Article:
Biggleswade station update – 15th July

This afternoon, representatives from Bedfordshire Rail Access Network (BRAN), Network Rail, GTR, Richard Fuller MP and Central Bedfordshire and Biggleswade Town Council officials met to discuss progress on step-free access at the station, as well as the transport interchange and proposed new toilet facilities.

The good

Since the previous meeting, another hurdle has been overcome and the step-free scheme for Biggleswade station has now been fully funded, endorsed and authorised by the Network Rail Investment Authority Panel. The next steps are awarding the construction contract and buying the materials and plant required. Works are due to start on site in October of this year, with the lifts due to enter into service in June 2023. Both these dates are unchanged from my previous update given in May.

A bus interchange construction ‘groundbreaking’ ceremony is due to take place in late August and the interchange is still on course to be completed by March 2023. When both projects are complete this will provide seamless and step-free access between buses and trains. The Central Bedfordshire Infrastructure Delivery team is keen for the BRAN team to be shown around the interchange prior to opening, to both check all is ok and to publicise the facility to disabled people in the area.

Work on a new accessible toilet facility at the station is due to begin at the end of August 2022 and be completed by the turn of the year. This will be a very welcome addition as the absence of this basic facility puts off many people from travelling on public transport. The final design of the toilet facility has yet to be decided, but is likely to consist of two toilets, both of which will be accessible. Further, a feasibility study is ongoing into the provision of a toilet on one of the platforms.

The site for the new toilet block (the old cycle parking area) just to the right of the taxi office.

If all goes to plan, by June 2023 Biggleswade will have an integrated step-free transport hub alongside secure cycle facilities and, at long last, the provision of toilet facilities at the station. This will both reduce our reliance on our cars and enable disabled people, those with reduced mobility and parents with young children to use the station with ease. Inaccessible transport results in disabled people being unable to play a full part in our society and these improvements will enable them to travel independently.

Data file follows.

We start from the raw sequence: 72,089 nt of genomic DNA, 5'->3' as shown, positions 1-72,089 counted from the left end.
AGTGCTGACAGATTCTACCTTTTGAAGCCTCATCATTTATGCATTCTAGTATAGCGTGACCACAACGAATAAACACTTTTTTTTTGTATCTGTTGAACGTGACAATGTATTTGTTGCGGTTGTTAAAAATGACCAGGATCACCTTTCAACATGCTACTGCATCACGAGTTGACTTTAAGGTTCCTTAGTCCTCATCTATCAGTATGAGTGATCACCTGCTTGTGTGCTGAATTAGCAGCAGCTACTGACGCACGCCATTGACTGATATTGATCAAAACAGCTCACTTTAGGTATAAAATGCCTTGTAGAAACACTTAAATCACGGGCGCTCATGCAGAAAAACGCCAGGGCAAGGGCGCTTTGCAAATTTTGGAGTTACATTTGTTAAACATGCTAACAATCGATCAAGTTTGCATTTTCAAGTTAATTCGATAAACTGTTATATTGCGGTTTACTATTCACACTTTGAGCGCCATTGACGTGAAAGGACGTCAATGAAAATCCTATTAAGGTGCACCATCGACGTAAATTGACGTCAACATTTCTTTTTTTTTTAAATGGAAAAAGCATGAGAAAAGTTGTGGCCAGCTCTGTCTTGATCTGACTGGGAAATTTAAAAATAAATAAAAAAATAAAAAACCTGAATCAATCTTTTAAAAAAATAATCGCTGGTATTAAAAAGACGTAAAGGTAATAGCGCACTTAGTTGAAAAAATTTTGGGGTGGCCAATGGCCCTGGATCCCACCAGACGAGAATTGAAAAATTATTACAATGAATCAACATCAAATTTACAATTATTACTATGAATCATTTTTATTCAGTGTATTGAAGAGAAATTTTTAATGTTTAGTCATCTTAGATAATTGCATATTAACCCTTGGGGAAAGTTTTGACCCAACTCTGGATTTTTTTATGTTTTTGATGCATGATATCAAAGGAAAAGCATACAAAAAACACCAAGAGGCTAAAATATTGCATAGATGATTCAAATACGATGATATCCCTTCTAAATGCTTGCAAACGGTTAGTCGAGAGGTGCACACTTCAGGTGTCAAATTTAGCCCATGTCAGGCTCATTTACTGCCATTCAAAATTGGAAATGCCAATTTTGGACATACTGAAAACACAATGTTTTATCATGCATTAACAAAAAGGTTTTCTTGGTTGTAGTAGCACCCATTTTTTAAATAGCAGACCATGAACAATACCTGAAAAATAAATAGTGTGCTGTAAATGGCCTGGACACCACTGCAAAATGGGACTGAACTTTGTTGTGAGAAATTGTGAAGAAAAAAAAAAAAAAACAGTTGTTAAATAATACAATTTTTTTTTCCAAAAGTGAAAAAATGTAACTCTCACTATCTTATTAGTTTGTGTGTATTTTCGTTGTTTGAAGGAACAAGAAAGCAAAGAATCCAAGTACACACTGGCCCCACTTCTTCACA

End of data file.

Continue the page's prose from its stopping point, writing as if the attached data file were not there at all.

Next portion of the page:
The bad

As a result of inflation resulting in significant cost increases to the scheme, two reviews were carried out to see if savings could be made in the ‘non-core’ elements of the scheme, i.e the areas of the scheme that didn’t affect the delivery of step-free access to the station. As a result of these reviews, the steps to the additional bridge which will provide access to the lifts have been removed from the scope of the scheme. This means that the additional bridge will only have lift access – and those passengers who do not wish to use the lift will need to use the current stairs.

The layout of the new ramp and additional bridge. 16-person lifts will be installed for both platforms. The steps shown in this plan leading from the new bridge will now not be installed. The current bridge and steps will remain. The entrance to the ramp will be on your immediate right as you leave the ticket office.

We were told that this will save the project £582,000 and will bring the project back within budget. While we understand that savings needed to be made and don’t regard their exclusion from the scheme as a deal-breaker, it does present a number of problems. Firstly, it does not ‘future-proof’ the station for increased passenger numbers in the coming years, when one staircase per platform will not be able to safely accommodate higher passenger numbers. Secondly, there are serious deficiencies within the current staircase, which means that its use is problematic for visually impaired people who may wish to use the stairs. Finally, the staircase is in very poor condition and both the staircase and the bridge itself are likely to need to be repaired in the near future.